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Saint-Marc

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The beach resort of Club Indigo near Saint-Marc

Saint Marc is a city in Central Haiti. It's a port city and is the largest city between Port-au-Prince and Cap-Haitien. It's a fairly tranquil city, especially compared to Port-au-Prince, and is growing through migration. The town occupies a flat area surrounded by mountains. There are a number of development projects there too from USAID and the United Nations.

Get in[edit]

There is no airport in Saint-Marc, but it's a 1-2 hour drive from Port-au-Prince.

Get around[edit]

One can get around on foot, by 'moto' (motorcycle taxi), by tap-tap (pickup trucks in various stages of disrepair): 'tap-tap' on the side to get on, or off, or by car. The officially registered moto drivers have brightly colored vests.

OpenStreetMap has a very detailed map of the city, thanks to a USAID grant.

See[edit][add listing]

The houses and buildings are typical Caribbean with balconies, ornamentation and, at times, gardens. The City Hall is a large, older building located at the park in the center of St. Marc. The park, surrounded by a metal fence, has been renovated and is nice. It has several large trees, open grass areas and a large central fountain.

There are banks, stores inside as well as on side walks and the usual bustle of a city, but not as crowded as others. There is a store with imported goods across the park, near which is also the Western Union which, in turn, is near the ocean.

If, hopefully when, St. Marc is restored and fixed up, it will once again have a wonderful city center.

There are also a few forts around the town that you can hike to.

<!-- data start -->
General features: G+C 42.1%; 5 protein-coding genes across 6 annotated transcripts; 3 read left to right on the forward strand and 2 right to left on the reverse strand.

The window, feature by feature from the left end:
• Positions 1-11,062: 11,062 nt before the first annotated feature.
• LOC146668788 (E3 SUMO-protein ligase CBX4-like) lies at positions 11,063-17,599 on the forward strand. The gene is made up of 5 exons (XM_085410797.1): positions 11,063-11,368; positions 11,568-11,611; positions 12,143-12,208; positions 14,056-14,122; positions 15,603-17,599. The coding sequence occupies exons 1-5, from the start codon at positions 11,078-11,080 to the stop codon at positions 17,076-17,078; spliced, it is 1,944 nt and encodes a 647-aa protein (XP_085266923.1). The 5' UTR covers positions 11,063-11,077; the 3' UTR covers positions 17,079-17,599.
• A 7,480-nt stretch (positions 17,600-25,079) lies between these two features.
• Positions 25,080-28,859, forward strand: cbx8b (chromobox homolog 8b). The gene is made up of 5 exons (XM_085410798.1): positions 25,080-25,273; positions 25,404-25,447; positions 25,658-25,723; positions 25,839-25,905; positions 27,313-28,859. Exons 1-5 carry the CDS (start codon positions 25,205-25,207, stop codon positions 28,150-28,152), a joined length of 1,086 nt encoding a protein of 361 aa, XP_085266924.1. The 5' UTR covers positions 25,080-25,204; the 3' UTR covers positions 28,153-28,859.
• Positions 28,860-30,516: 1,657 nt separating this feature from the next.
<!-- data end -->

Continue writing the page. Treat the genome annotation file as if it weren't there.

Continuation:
Do[edit][add listing]

Stop at the unique places where they make iron work, carve wood furniture etc.

The beach has really nice spots, but stay far away from the river outlet. When seen from a plane, you will know why.

Let a vehicle take you for a ride through the neighboring countryside to absorb more of the culture, the Artibonite, the rice fields and the villages.

Don't 'see' the poverty, but 'see' the beauty, survival and strength of the people.

Smile, say 'bonju'- and you will receive the same: a Haitian custom strictly observed.

Visit a church service, esp. Baptist. They are very joyful. If possible visit one outside St. Marc - a small village nearby. The singing is fantastic.

Visit a public (not church/orphanage-related) school - ask for permission in advance, make an appointment if allowed and just watch and listen.

Like many places in Haiti, music is important. Local bands play traditional folk music called twoubadou with acoustic guitars, drums and horns, or newer music called kompa, which usually includes electronic percussion and keyboards.

Buy[edit][add listing]

There are a number of open-air markets in the town.

In Verrettes, to the east, there are good Wednesday and Saturday markets. Fresh foods of all kinds and a great look at Haitian life, including a donkey-lot.

Eat[edit][add listing]

Traditional cuisine includes goat, chicken, mangoes and plantains. Other food includes citrus, dried, salted little fieshies and breadfruit.

  • Kay Foun, Av Jean-Jacques Dessalines (near Blvd de la Liberte). Probably the best restaurant in Saint-Marc. The rum sours are fantastic and the cabrit (goat) in sauce is good. Good chicken, as well.  edit

Drink[edit][add listing]

The rum sour is the traditional Haitian drink, and some places make the juice (lemon and/or lime with sugar) from scratch, so it can take awhile. Grenadine and rum is also popular, and Prestige beer is the tasty local lager.

Sleep[edit][add listing]

There are several nice, inexpensive places in town.

  • Club Indigo, Km 78, Route Nationale No. 1 (About 15 minutes south of town), 3650 1000, [1]. A really nice beach resort located about 15 minutes from town. The rumor is that it was formerly a Club Med and that Bill and Hillary Clinton stayed there during their honeymoon. The rooms are somewhat spartan but clean and the beach is beautiful. The restaurant buffet is decent, and there is a lot of music, DJs during the day and sometimes bands at night. The pool is very nice as well and there are bars and snackbars on the beach. They'll also sell coconuts to drink. Definitely worth a visit -- you can go just for the day or stay the night. Haitian celebrities are spotted there too, it's a favorite spot of President Michel Martelly. ~$100 US.  edit

Get out[edit]

On the way from Port-au-Prince to Saint-Marc there are a number of beach resorts. Club Indigo, formerly a Club Med, is worth a visit.

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